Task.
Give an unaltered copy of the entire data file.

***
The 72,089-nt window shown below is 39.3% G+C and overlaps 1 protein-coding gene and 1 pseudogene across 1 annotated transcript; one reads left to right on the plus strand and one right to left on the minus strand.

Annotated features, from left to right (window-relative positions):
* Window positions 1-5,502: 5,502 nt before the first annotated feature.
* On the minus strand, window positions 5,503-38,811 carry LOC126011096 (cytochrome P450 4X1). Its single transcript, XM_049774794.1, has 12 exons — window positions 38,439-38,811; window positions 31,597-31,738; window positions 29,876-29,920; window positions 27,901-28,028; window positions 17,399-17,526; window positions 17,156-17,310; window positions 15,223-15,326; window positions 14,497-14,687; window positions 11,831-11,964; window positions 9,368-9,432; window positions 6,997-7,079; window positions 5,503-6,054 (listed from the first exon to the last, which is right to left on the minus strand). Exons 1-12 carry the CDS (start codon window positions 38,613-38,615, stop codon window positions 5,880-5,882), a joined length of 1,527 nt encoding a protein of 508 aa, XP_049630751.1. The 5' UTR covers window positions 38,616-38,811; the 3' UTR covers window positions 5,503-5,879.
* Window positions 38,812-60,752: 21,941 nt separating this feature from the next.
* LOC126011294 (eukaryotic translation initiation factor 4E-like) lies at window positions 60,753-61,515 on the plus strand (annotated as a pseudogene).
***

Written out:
The 72,089-nt window shown below is 39.3% G+C and overlaps 1 protein-coding gene and 1 pseudogene across 1 annotated transcript; one reads left to right on the plus strand and one right to left on the minus strand.

Annotated features, from left to right (window-relative positions):
* Window positions 1-5,502: 5,502 nt before the first annotated feature.
* On the minus strand, window positions 5,503-38,811 carry LOC126011096 (cytochrome P450 4X1). Its single transcript, XM_049774794.1, has 12 exons — window positions 38,439-38,811; window positions 31,597-31,738; window positions 29,876-29,920; window positions 27,901-28,028; window positions 17,399-17,526; window positions 17,156-17,310; window positions 15,223-15,326; window positions 14,497-14,687; window positions 11,831-11,964; window positions 9,368-9,432; window positions 6,997-7,079; window positions 5,503-6,054 (listed from the first exon to the last, which is right to left on the minus strand). Exons 1-12 carry the CDS (start codon window positions 38,613-38,615, stop codon window positions 5,880-5,882), a joined length of 1,527 nt encoding a protein of 508 aa, XP_049630751.1. The 5' UTR covers window positions 38,616-38,811; the 3' UTR covers window positions 5,503-5,879.
* Window positions 38,812-60,752: 21,941 nt separating this feature from the next.
* LOC126011294 (eukaryotic translation initiation factor 4E-like) lies at window positions 60,753-61,515 on the plus strand (annotated as a pseudogene).